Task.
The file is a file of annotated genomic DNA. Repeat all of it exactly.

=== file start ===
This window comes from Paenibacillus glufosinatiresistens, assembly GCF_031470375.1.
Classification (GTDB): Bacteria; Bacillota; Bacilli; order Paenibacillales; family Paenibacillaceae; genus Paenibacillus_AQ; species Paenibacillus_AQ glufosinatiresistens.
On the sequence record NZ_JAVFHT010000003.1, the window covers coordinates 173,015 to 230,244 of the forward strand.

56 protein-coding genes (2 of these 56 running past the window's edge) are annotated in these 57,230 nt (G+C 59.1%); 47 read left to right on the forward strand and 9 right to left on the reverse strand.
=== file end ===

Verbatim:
This window comes from Paenibacillus glufosinatiresistens, assembly GCF_031470375.1.
Classification (GTDB): Bacteria; Bacillota; Bacilli; order Paenibacillales; family Paenibacillaceae; genus Paenibacillus_AQ; species Paenibacillus_AQ glufosinatiresistens.
On the sequence record NZ_JAVFHT010000003.1, the window covers coordinates 173,015 to 230,244 of the forward strand.

56 protein-coding genes (2 of these 56 running past the window's edge) are annotated in these 57,230 nt (G+C 59.1%); 47 read left to right on the forward strand and 9 right to left on the reverse strand.